Adnan Abidi

Adnan Abidi

Based
New Delhi, India
Born
New Delhi, India
Status
Photographer
Camera
Canon 5D Mark III, 1D Mark IV
“In photojournalism you need to get beyond the visible and dig out a story within a story.”

Beat

Breaking news, daily life, sports

One Shot

. KABUL, Afghanistan. REUTERS/Adnan Abidi
A girl looks out the window of a bus in Kabul August 6, 2008.
“It was in Afghanistan and I was sitting in the front seat with Hamid, the Kabul bureau driver, driving past a bus. I looked back and saw this girl sitting very close to the front mirror, next to the driver, and the mirror was cracked. I just couldn’t stop myself and I shouted “Hamid, roll down the glass!” I picked up my camera and clicked three frames in the moving car. I am still very curious to know what she was thinking.”

Profile

When I was 11, I was a member of a mobile van library, and used to borrow comic books. Once I picked up a picture postcard book by the veteran Indian photographer S. Paul and that was when I began to be intrigued by photography. I never returned that book, but pestered my father to buy me a camera and I got my first one - a Yashica point and shoot film.

I never had any formal training in photography. I learnt most of it by trial and error and from the guidance of senior photographers in the field who scolded me and corrected my mistakes. I am still in the process of learning.

My first job was with a local newswire agency, and I was never issued with a full roll of film. Instead I was given leftover remaining films - usually 10 to 15 frames. I recall that on my first assignment I was given such a cut-film with 15 possible shots and I had to cover two assignments with it: an anti-government protest and a news conference called by a politician. I came back after covering both assignments and saved three frames. The good part of using left-over film was getting into the habit of being selective.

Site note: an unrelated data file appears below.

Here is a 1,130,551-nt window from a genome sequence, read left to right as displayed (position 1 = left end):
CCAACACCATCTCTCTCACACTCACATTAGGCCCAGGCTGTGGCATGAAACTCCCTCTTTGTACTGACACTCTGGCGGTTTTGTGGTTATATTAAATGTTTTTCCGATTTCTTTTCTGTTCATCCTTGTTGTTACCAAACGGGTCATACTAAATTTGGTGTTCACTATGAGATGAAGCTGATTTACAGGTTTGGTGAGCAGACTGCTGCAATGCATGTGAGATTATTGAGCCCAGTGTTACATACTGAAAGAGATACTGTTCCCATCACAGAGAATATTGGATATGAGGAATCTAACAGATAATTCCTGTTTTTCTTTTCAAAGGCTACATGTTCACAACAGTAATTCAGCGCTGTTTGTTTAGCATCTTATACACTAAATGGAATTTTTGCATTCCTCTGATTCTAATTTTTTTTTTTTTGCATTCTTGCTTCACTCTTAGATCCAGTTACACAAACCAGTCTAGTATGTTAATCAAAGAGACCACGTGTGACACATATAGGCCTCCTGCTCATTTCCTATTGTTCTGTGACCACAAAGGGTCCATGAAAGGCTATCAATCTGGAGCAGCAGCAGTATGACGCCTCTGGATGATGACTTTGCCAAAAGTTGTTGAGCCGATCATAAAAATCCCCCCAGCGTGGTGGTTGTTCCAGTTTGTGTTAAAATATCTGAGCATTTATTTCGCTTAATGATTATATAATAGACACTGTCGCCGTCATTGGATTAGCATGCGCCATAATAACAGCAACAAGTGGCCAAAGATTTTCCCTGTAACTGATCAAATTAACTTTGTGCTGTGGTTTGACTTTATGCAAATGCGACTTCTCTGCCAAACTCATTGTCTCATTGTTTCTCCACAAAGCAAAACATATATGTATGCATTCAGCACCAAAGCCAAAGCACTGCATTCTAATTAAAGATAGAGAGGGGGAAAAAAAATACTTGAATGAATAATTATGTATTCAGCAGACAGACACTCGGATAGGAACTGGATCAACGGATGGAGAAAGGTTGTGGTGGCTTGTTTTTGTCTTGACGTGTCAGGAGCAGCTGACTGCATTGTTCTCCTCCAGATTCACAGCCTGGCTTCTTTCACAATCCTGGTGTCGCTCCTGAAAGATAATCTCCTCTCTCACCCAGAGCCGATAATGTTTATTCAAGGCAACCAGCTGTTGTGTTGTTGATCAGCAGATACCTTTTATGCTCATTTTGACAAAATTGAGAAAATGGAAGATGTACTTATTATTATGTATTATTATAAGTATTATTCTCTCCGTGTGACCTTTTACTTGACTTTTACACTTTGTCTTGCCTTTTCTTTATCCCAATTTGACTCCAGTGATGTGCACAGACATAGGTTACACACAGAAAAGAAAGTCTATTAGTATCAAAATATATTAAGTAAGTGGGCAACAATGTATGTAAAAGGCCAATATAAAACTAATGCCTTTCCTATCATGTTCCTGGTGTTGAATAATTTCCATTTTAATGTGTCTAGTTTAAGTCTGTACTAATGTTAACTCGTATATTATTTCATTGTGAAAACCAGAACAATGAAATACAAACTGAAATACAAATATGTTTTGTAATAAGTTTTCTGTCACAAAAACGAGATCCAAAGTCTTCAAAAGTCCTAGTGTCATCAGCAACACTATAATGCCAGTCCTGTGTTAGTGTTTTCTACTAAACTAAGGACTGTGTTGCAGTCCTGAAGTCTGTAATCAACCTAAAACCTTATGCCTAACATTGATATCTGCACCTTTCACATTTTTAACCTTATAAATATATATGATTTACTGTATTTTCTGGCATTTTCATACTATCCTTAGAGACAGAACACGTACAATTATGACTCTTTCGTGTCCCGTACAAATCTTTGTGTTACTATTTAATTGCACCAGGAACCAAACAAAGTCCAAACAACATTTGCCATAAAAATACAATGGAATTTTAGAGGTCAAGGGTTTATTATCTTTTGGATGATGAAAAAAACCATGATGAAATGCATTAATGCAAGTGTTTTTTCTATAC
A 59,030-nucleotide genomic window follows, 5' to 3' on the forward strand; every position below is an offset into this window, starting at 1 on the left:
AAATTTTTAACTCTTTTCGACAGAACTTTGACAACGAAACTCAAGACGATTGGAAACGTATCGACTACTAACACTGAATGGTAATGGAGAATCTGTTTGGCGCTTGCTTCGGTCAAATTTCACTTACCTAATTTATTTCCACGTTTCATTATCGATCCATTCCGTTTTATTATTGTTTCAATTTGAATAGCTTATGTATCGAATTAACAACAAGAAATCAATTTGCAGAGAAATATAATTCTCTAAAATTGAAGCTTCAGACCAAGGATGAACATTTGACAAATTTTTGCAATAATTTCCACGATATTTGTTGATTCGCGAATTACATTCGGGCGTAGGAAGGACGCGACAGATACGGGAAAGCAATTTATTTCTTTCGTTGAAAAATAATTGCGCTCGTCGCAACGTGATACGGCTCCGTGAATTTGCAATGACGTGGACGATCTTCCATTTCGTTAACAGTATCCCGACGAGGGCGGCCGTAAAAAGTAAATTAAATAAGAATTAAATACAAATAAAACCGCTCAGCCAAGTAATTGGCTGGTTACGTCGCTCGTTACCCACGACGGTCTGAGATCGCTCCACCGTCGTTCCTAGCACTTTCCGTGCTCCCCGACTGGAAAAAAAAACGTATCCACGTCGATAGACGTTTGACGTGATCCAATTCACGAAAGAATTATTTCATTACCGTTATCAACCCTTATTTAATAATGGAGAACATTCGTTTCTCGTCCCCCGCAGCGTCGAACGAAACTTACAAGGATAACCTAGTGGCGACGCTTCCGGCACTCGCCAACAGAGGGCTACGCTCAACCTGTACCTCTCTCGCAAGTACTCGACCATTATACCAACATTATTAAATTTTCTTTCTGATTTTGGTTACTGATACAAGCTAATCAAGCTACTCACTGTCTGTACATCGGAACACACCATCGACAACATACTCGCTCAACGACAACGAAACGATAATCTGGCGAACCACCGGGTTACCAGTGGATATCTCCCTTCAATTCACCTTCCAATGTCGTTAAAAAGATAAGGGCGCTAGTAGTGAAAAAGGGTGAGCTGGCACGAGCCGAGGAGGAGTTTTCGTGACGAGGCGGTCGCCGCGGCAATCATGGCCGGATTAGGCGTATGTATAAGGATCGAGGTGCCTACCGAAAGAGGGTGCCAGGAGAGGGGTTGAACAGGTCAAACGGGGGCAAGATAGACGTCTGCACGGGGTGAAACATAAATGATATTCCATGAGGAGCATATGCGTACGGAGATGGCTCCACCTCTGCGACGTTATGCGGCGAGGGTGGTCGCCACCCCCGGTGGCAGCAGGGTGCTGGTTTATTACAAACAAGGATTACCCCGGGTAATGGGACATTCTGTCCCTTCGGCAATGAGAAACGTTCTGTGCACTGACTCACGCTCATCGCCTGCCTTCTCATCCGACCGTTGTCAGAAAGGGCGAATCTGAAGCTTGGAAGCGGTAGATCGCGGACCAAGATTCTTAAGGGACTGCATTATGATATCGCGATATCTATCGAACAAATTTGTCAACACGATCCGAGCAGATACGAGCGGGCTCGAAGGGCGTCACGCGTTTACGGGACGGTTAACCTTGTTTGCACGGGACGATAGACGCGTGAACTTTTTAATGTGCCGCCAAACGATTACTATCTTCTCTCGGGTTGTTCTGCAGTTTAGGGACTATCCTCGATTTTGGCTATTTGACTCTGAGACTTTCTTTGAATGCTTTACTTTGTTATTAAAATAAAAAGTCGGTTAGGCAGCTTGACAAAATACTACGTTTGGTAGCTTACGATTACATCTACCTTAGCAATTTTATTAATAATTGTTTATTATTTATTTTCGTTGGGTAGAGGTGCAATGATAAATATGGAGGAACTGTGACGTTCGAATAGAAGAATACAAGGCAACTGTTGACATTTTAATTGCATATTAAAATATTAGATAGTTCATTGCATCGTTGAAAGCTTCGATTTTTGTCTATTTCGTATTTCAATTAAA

I haven’t covered conflict, but I feel my reflexes are best suited to these kinds of assignments. I also like shooting portraits.

I believe that in this business we don’t shoot to impress our fellow photographers, but to convey a story through our pictures to a general audience. I prefer to capture my subjects in a way that a layman can understand and relate to.

Like a billion Indians, I am a great cricket fan and once I got too engrossed watching cricket ace Tendulkar batting and took my eyes off the viewfinder. I ended up missing a great action picture. Since then, whenever I’m on an assignment, I watch everything through a viewfinder with a finger on the shutter button

Darwin’s theory of survival of fittest applies to today’s continuously evolving art of photography. In photojournalism, going beyond the visible and digging out a story from within a story is what’s required.

I advise all young visual journalists to do their homework thoroughly before taking on any assignment, as knowledge of the event and its history plays a vital role in getting the pictures that matter most.

The biggest lesson I have learnt is that you start connecting with people in a completely unique way with a camera in your hand.

Behind the Scenes

. New Delhi, India. Reuters
Adnan Abidi comes out of a flooded house as the waters of river Yamuna rise around him in New Delhi.
. Amroha, India. Mohsin Taqvi
Abidi takes pictures during a Moharram procession ahead of Ashura, in the northern Indian state of Uttar Pradesh.